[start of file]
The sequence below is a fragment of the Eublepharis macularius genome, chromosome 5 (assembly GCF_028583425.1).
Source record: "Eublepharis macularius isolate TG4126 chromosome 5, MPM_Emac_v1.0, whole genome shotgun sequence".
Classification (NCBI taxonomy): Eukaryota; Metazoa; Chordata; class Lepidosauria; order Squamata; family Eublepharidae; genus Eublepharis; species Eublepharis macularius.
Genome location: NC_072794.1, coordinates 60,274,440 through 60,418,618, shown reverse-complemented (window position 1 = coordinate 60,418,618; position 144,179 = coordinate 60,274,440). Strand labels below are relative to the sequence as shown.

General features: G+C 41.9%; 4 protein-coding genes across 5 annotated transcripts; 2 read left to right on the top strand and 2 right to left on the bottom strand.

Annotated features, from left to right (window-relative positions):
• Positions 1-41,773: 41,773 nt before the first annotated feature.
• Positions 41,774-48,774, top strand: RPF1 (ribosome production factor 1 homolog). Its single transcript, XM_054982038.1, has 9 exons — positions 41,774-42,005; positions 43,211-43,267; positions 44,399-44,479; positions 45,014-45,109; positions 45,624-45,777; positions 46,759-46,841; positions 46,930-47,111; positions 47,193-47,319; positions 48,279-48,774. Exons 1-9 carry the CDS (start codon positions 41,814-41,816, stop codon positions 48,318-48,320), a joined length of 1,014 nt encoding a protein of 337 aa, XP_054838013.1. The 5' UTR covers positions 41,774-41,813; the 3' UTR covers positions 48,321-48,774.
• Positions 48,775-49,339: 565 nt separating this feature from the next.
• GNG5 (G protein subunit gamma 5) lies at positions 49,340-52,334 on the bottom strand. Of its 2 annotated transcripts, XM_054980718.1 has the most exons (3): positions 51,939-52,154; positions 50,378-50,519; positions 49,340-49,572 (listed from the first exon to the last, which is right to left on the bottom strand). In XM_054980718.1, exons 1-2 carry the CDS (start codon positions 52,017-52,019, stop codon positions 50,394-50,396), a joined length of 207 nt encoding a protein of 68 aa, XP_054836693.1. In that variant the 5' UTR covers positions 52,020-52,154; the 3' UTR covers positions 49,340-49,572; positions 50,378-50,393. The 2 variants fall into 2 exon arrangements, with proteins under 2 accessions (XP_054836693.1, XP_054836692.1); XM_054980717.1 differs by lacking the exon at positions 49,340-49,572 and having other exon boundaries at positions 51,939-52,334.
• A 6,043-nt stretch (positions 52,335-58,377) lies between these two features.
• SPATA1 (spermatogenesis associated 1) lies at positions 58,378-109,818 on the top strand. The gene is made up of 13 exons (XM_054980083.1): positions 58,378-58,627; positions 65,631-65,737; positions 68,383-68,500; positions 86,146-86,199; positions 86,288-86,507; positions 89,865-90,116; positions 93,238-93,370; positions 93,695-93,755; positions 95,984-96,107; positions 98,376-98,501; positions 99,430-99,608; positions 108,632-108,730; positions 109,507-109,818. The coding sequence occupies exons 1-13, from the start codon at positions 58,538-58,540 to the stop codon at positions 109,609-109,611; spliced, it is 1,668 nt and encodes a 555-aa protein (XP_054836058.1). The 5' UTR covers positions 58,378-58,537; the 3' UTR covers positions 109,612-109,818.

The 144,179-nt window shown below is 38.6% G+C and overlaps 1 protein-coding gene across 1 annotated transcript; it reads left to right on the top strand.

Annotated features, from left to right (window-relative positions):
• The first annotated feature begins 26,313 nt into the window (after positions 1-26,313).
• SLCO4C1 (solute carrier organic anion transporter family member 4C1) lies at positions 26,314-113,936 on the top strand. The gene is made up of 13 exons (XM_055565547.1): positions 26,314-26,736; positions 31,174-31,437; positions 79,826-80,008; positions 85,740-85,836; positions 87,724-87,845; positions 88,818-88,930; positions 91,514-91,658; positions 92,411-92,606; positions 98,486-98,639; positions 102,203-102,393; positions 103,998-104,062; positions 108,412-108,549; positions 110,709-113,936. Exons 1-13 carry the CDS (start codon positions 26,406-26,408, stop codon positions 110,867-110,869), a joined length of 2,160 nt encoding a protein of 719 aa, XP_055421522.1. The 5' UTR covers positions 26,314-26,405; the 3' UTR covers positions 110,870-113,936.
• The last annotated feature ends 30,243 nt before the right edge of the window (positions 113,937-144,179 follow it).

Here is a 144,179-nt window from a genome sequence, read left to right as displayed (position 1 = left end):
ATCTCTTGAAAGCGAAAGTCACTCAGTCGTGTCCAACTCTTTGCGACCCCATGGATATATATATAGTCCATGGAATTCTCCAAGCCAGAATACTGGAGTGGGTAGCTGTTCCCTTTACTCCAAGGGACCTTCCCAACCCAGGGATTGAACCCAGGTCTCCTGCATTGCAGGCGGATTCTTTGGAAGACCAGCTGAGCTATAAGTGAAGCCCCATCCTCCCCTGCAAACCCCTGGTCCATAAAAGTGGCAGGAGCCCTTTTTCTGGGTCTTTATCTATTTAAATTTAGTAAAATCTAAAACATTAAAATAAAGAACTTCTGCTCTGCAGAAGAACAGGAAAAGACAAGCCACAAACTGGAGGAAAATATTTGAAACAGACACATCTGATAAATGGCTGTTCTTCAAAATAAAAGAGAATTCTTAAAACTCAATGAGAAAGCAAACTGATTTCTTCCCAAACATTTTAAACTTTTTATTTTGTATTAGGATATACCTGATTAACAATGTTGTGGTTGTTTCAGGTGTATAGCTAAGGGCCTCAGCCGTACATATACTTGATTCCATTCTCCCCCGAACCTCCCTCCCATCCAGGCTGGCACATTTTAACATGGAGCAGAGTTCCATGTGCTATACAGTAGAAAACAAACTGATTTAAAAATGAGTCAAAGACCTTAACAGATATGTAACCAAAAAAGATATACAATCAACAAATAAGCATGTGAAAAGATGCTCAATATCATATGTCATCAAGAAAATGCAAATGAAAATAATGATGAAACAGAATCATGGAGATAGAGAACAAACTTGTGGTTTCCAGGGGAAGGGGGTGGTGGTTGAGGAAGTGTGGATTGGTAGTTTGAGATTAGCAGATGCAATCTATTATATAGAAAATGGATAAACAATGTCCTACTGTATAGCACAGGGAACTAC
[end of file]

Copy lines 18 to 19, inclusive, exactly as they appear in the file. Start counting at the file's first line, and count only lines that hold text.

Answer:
Here is a 144,179-nt window from a genome sequence, read left to right as displayed (position 1 = left end):
ATCTCTTGAAAGCGAAAGTCACTCAGTCGTGTCCAACTCTTTGCGACCCCATGGATATATATATAGTCCATGGAATTCTCCAAGCCAGAATACTGGAGTGGGTAGCTGTTCCCTTTACTCCAAGGGACCTTCCCAACCCAGGGATTGAACCCAGGTCTCCTGCATTGCAGGCGGATTCTTTGGAAGACCAGCTGAGCTATAAGTGAAGCCCCATCCTCCCCTGCAAACCCCTGGTCCATAAAAGTGGCAGGAGCCCTTTTTCTGGGTCTTTATCTATTTAAATTTAGTAAAATCTAAAACATTAAAATAAAGAACTTCTGCTCTGCAGAAGAACAGGAAAAGACAAGCCACAAACTGGAGGAAAATATTTGAAACAGACACATCTGATAAATGGCTGTTCTTCAAAATAAAAGAGAATTCTTAAAACTCAATGAGAAAGCAAACTGATTTCTTCCCAAACATTTTAAACTTTTTATTTTGTATTAGGATATACCTGATTAACAATGTTGTGGTTGTTTCAGGTGTATAGCTAAGGGCCTCAGCCGTACATATACTTGATTCCATTCTCCCCCGAACCTCCCTCCCATCCAGGCTGGCACATTTTAACATGGAGCAGAGTTCCATGTGCTATACAGTAGAAAACAAACTGATTTAAAAATGAGTCAAAGACCTTAACAGATATGTAACCAAAAAAGATATACAATCAACAAATAAGCATGTGAAAAGATGCTCAATATCATATGTCATCAAGAAAATGCAAATGAAAATAATGATGAAACAGAATCATGGAGATAGAGAACAAACTTGTGGTTTCCAGGGGAAGGGGGTGGTGGTTGAGGAAGTGTGGATTGGTAGTTTGAGATTAGCAGATGCAATCTATTATATAGAAAATGGATAAACAATGTCCTACTGTATAGCACAGGGAACTAC